#FashionTechRevolution Talks: The Latest Technology Helping Our Industry Work Toward Sustainability
Irene San Segundo
Our #FashionTechRevolution debuted this year via Instagram live with three amazing panelists that helped us shed more light on issues that included supply chain in times of COVID, the use of cloud-based technology in sustainable fashion, what blockchain exactly means and how to grow a huge business from unused fabric.
We started things off with Juliette Barre, Director of Business Development at @sourcemap , who guided us through how the company operates and the positive impact their system brings to manufacturers all around the world regarding transparency.
Sourcemap is a software that helps other businesses track their supply chain by creating a database that works basically as a social network. Think of it like Linkedin but focused on supply chain. “It is being able to understand who is on your supply chain, who are all the different companies that are involved making your product,” explains Barre. “There are factories, and behind the factory there are mills and a farmer… If you could understand who everyone is involved then everyone is accountable.”
Besides knowing who everyone involved in the process is, brands can benefit from this service by being able to share their story and their manufacturing process with their clients. Besides working with Fashion brands like Vans, Timberland or Eastpack, they are now also working with cosmetic companies, such as Beauty Counter and also food industry companies that work with coffee and cocoa.
Don´t miss the complete talk on our IGTV on Instagram if you want to know more about how they do this and some interesting examples on the impact that really knowing who is involved in the making of products has in companies.
On the second session of #FashionTechRevolution series we talked to Resonance cofounder Lawrence Lenihan (@creationdriven) who designed a new cloud-based technology to create clothing on demand in a very short time period and with a transparent process. They operate in two factories in the Dominican Republic and have plans to open another two facilities in the United States with no water nor energy footprint, in upstate New York.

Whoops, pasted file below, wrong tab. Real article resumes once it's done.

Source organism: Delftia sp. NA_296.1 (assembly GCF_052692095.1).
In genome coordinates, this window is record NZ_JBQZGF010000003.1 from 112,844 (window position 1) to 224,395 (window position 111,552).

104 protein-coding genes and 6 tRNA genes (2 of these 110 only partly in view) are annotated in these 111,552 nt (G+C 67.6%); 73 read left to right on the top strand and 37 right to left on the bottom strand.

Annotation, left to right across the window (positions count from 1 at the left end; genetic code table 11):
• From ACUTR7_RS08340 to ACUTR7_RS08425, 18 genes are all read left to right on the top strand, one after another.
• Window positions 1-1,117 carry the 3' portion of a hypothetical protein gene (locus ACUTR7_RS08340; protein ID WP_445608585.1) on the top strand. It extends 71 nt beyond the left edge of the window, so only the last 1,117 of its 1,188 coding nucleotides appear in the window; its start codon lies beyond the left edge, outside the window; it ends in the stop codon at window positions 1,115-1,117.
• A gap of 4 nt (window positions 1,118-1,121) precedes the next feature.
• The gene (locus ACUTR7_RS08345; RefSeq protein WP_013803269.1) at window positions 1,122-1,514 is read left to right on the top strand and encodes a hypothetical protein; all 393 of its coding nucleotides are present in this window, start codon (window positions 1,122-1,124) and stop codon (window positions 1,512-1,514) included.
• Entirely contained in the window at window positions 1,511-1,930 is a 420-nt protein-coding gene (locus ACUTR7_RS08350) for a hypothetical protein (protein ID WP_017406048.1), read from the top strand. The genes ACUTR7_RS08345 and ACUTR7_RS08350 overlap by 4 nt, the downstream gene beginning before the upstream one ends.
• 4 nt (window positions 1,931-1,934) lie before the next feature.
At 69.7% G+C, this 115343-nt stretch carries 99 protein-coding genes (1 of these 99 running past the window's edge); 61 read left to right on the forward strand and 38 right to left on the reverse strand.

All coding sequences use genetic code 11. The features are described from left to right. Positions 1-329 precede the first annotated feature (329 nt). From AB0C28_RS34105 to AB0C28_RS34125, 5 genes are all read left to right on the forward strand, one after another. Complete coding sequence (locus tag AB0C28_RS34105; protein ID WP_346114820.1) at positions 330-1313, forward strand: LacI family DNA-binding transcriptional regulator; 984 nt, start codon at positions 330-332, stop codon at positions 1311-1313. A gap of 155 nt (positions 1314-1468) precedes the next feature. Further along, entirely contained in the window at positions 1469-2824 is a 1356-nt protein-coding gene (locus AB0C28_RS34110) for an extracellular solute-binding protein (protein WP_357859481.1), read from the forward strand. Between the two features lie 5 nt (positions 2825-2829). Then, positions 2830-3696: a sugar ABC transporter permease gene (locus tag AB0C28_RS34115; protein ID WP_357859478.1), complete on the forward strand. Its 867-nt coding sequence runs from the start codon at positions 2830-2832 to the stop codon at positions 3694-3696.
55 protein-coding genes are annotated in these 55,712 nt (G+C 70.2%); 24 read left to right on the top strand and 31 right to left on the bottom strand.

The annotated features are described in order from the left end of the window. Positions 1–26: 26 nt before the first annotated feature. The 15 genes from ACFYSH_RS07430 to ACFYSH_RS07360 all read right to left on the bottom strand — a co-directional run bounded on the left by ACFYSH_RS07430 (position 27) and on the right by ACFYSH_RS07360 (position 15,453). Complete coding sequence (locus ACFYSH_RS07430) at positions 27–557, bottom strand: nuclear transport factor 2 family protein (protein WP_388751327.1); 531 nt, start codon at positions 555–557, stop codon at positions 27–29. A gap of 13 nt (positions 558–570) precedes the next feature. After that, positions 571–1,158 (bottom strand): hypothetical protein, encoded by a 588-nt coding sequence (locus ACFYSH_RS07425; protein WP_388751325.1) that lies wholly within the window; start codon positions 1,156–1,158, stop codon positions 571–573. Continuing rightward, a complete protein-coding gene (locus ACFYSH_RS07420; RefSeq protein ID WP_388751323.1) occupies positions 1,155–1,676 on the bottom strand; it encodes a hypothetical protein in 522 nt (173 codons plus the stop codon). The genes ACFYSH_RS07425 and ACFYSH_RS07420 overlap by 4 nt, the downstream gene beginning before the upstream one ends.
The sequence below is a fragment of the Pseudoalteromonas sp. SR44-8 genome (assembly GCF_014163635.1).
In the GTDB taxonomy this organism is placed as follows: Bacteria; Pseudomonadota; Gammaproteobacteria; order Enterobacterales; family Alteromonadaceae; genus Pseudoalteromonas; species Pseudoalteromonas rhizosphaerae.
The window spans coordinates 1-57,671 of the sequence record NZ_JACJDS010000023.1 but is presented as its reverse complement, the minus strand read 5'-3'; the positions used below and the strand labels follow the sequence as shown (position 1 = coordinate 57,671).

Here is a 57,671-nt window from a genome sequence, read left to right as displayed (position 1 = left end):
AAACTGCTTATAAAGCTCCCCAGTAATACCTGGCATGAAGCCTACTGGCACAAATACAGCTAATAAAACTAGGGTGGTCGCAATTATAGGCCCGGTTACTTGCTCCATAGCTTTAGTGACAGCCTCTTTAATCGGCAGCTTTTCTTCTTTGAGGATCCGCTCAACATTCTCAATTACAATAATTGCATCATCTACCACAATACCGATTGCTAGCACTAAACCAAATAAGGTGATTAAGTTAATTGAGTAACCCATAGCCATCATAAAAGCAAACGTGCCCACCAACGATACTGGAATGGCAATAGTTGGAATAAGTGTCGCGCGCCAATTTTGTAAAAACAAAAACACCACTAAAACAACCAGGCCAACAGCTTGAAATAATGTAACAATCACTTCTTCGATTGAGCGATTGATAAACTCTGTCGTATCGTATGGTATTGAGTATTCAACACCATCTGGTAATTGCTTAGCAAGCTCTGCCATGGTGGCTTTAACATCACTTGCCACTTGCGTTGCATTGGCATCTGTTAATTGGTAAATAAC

Taking into consideration the fact that about 30 per cent of the clothes that are manufactured every year are never sold and end up in landfill or incinerated, the company that has already worked with brands like Tucker, Little Minkoff, JCRT and even a collaboration with Pyer Moss, aims to fight overproduction by their on-demand system and having no inventory.
“One of the reasons this industry is in free fall is because of the inventory […] When you are throwing away 30 per cent of the product you are making, how can you be sustainable?” Lenihan asks. “You can´t fix fashion just by having sustainable manufacturing. Every element of what you do has to be sustainable [and that means] the ability to design, sell and make one unit as efficiently but sustainably as legacy manufacturers and brands make a thousand units over many months.”
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We envision a different world for fashion manufacturing – one that starts with sustainability and ends with locally-made, living-wage jobs that offer opportunity and growth. To help us drive this new industrial revolution powered by AI and blockchain technology and a complete re-architecting of the apparel supply chain, we are hiring an experienced technology senior product owner. Together, we can make this future a reality. Link in bio under “Careers” to apply.
The series ended with the amazing Stephanie Benedetto from @queenofraw who explained how the company uses blockchain-based technology and what that means for sustainability in a very easy to understand way.
For those that are not familiar with this platform, Queen of Raw is a global marketplace for anyone from a student to an independent designer or a big brand to be able to buy and sell used textiles, keeping their fabric out of landfill and helping turn something that would be pollution into profit.
“From a business sustainability and supply chain perspective, blockchain means that when you are buying something digitally we have integrity to the data and information we are giving you,” Benedetto explains. “If you go to our website and are searching for organic cotton, we know, because of the blockchain technology that we implement, that it is indeed organic, and where it came from and who it goes to and how much was paid for. [With that information] we create a record and a story that can´t be erased, edited, whipped apart or destroyed.”
And if you are interested in a career in sustainability, don´t miss her complete talk on our IGTV on Instagram, where she also touched on new job opportunities that are emerging due to the changes that are happening in the industry toward sustainability and diversity.
See you on the next Fashion Tech Revolution Series!